Obama using new political freedom to tackle domestic agenda

PALM CITY, Fla. — In a gym usually home to the Hyde Park Academy Thunderbirds, President Obama spoke about his own home late last week — and the trouble it faces.

He warned students and teachers that the fragility of families, the easy violence of guns, and a threatened education system are failing Chicago’s South Side, where he once worked as a community organizer and began his family.

Change “requires us reflecting internally about who we are and what we believe in,” he told the rows of uniformed students lining the blue breeze-block walls in bleachers. “And facing up to our own fears and insecurities, and admitting when we’re wrong.”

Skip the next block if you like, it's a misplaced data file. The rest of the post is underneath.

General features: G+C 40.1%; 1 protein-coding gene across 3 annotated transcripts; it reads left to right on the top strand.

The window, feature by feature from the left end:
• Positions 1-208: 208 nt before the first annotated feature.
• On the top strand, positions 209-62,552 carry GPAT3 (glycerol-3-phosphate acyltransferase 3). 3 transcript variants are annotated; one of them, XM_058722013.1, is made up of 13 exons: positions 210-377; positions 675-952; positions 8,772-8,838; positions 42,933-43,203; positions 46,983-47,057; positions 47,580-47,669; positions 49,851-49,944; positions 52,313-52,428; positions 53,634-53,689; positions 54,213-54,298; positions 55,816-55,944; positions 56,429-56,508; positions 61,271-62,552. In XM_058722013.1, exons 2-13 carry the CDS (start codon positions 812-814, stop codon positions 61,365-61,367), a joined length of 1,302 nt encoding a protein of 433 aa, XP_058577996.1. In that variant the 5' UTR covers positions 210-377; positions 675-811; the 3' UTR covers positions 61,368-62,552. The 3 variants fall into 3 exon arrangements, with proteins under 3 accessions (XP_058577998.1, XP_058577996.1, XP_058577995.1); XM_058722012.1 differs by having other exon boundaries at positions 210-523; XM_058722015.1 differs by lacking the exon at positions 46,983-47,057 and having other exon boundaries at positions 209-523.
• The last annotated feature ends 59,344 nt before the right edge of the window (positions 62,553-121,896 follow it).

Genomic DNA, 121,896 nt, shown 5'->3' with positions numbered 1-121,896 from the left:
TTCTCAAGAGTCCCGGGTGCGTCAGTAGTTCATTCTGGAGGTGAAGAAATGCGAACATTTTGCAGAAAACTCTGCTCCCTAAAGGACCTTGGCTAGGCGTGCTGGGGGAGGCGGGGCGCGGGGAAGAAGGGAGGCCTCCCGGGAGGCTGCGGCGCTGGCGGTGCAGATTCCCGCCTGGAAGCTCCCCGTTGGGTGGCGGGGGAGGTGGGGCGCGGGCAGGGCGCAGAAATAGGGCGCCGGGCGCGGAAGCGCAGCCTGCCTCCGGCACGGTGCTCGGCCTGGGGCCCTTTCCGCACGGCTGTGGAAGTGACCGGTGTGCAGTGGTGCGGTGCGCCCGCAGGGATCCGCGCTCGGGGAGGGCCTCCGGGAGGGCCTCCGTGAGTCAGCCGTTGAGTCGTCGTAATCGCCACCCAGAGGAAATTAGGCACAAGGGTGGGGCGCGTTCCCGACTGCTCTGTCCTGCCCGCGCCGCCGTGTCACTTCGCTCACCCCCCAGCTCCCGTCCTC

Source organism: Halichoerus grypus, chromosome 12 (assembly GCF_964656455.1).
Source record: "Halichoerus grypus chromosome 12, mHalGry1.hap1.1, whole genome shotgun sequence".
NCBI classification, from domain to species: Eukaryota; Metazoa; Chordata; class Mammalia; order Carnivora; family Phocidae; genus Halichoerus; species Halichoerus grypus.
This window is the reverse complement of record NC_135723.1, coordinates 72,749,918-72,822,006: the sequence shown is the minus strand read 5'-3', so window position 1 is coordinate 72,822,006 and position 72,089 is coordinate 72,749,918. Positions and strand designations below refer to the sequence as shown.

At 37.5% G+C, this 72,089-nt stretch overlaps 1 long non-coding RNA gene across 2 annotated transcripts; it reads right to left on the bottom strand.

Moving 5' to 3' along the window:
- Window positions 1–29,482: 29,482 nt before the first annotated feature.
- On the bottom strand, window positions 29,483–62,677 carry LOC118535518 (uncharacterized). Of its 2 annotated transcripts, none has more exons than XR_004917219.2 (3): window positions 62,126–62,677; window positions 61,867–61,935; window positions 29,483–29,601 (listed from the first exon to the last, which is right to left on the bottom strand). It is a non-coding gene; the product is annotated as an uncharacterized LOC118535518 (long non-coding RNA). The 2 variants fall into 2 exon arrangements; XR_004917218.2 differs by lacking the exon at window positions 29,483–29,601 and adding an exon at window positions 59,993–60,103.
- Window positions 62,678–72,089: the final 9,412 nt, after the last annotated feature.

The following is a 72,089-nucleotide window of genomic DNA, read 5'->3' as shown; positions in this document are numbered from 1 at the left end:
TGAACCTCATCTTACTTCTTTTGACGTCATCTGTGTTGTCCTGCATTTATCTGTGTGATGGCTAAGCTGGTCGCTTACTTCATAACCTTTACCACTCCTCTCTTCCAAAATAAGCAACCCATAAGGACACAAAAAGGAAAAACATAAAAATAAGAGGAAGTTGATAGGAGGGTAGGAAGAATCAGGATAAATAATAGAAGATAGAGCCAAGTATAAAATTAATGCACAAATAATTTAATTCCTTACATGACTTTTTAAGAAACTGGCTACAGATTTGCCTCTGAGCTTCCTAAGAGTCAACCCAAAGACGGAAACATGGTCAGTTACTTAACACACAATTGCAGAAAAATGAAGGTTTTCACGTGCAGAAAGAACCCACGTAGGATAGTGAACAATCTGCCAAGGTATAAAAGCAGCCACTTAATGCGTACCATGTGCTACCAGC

More than he ever did in his first term, Obama is describing the country as he believes it should be, not the one it has been for much of the past decade. It is an inspirational technique of the community organizer and of the upstart national candidate he once was.

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